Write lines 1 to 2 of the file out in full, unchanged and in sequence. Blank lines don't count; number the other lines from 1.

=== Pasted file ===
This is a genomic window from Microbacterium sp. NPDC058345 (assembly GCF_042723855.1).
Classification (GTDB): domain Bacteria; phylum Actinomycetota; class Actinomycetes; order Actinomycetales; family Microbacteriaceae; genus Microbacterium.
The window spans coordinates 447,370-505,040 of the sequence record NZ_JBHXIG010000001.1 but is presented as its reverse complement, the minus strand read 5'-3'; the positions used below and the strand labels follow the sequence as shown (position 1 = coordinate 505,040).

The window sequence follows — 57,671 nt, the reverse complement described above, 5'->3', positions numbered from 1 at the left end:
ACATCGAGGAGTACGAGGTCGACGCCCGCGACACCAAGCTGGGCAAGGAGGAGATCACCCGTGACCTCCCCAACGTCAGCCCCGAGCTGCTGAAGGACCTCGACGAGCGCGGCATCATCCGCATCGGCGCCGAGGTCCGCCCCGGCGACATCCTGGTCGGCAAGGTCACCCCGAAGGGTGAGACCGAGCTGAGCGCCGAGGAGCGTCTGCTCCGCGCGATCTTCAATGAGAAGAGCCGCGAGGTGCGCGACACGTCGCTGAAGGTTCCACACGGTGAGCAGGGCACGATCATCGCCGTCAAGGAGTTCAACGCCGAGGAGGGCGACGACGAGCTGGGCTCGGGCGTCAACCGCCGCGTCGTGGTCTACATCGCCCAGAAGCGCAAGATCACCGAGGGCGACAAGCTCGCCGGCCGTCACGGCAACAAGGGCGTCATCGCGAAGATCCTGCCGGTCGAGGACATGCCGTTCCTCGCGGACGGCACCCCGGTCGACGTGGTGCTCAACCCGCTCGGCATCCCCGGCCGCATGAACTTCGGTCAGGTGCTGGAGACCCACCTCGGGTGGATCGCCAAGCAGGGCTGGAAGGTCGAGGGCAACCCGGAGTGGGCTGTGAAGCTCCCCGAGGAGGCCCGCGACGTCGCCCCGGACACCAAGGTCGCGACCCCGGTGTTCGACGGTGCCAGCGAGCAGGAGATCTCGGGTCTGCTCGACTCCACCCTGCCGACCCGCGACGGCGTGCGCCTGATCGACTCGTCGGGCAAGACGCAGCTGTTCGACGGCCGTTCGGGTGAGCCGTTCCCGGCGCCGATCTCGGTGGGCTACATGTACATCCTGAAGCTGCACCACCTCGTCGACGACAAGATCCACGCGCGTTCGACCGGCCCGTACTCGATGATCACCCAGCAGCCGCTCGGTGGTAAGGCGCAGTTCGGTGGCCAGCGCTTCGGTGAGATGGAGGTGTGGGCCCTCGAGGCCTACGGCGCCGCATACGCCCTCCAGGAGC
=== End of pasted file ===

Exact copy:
This is a genomic window from Microbacterium sp. NPDC058345 (assembly GCF_042723855.1).
Classification (GTDB): domain Bacteria; phylum Actinomycetota; class Actinomycetes; order Actinomycetales; family Microbacteriaceae; genus Microbacterium.